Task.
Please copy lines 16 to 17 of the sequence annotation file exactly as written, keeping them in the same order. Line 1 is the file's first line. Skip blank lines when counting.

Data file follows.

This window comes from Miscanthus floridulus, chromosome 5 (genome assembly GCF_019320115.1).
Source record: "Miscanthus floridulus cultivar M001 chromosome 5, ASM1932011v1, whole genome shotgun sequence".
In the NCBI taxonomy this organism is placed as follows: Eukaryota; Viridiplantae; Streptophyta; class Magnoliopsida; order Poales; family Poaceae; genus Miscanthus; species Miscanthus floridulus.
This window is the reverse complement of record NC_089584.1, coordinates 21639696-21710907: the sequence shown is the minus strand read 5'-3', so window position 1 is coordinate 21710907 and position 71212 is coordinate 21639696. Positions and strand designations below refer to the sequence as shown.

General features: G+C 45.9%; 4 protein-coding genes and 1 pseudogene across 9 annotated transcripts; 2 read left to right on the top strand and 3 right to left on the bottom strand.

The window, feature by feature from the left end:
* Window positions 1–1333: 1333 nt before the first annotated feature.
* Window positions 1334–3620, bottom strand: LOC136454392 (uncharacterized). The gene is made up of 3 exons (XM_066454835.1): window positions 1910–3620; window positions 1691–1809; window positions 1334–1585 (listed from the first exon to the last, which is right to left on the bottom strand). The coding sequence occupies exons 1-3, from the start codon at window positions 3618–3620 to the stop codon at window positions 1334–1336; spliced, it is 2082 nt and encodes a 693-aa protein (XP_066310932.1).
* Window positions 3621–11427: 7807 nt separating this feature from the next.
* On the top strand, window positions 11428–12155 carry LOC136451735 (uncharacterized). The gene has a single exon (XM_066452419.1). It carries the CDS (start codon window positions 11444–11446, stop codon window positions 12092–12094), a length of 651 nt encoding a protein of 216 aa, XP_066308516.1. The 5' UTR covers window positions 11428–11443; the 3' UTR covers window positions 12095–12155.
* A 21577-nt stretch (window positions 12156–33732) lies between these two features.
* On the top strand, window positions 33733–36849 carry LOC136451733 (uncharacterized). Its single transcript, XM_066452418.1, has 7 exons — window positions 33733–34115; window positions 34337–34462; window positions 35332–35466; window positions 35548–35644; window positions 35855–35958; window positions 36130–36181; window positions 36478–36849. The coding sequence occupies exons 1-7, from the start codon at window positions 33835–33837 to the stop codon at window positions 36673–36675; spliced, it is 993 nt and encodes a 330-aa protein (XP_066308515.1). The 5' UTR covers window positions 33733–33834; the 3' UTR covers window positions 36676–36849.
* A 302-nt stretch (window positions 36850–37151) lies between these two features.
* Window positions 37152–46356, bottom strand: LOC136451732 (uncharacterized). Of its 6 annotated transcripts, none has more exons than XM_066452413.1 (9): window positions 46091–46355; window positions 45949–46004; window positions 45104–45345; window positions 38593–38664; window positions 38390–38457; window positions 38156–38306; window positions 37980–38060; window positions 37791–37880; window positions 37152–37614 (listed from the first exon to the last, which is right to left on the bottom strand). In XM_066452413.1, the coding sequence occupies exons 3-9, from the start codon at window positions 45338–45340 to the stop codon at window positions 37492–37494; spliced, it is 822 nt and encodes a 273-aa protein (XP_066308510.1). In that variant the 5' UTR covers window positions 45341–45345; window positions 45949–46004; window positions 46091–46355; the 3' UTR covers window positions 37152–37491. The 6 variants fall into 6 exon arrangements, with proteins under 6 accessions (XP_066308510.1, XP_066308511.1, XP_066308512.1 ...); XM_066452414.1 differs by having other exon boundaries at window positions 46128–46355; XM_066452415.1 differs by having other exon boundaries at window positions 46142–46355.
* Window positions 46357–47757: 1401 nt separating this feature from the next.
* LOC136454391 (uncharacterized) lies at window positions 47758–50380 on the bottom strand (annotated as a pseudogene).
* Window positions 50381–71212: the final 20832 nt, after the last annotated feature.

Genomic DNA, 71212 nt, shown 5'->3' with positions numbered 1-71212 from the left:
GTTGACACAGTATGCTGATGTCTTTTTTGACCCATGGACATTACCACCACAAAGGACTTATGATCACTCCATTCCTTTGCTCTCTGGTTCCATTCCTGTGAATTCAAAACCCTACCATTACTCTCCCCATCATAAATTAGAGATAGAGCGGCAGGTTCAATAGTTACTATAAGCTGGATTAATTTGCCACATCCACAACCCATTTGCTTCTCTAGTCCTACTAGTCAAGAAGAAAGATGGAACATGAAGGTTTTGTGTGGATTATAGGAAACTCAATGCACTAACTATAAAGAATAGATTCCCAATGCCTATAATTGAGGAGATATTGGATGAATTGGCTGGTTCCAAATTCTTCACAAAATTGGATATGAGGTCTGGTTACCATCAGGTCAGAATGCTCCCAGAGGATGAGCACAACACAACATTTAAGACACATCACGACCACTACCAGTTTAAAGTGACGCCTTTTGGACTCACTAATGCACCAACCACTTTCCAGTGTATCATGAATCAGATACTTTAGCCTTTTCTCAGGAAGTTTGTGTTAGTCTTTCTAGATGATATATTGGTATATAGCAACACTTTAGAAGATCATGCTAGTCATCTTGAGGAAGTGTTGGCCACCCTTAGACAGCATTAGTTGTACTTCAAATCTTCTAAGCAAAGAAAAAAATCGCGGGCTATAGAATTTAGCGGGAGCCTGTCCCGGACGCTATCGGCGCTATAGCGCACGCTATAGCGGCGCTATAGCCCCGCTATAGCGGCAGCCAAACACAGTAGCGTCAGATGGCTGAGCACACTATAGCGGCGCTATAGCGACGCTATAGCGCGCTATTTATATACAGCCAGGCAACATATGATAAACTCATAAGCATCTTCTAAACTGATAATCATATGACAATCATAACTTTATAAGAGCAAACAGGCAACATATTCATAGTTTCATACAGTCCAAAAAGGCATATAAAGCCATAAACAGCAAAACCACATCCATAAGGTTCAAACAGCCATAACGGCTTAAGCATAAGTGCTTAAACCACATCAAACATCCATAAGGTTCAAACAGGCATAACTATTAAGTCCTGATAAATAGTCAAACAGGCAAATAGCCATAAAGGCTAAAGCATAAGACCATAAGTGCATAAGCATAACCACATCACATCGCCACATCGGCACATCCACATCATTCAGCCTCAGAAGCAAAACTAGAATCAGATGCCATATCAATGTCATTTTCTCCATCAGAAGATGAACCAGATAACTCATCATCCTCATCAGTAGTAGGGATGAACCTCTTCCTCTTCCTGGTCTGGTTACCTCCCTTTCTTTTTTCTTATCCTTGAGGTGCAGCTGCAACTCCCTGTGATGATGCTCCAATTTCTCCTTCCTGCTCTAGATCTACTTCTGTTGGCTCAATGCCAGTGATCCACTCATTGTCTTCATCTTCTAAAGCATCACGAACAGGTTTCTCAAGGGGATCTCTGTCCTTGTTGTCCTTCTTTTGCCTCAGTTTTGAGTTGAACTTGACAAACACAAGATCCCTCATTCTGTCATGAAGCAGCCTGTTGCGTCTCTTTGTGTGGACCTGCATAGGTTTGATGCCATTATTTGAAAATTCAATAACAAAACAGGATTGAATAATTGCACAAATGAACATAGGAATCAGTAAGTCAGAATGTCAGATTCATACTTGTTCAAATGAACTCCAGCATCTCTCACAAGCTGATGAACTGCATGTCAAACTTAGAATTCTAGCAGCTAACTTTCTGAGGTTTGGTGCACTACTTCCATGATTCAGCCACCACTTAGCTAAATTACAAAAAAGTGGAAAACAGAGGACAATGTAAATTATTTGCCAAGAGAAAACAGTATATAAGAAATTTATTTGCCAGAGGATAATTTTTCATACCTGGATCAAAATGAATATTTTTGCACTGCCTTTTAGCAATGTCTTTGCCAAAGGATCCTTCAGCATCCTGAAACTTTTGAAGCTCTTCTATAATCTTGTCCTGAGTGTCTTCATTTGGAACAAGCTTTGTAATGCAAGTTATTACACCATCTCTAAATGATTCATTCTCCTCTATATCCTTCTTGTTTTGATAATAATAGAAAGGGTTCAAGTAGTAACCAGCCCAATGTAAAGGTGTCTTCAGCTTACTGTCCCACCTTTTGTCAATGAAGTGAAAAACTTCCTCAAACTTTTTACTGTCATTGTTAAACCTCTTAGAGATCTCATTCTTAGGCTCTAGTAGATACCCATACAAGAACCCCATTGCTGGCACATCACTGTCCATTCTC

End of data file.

* LOC136454391 (uncharacterized) lies at window positions 47758–50380 on the bottom strand (annotated as a pseudogene).
* Window positions 50381–71212: the final 20832 nt, after the last annotated feature.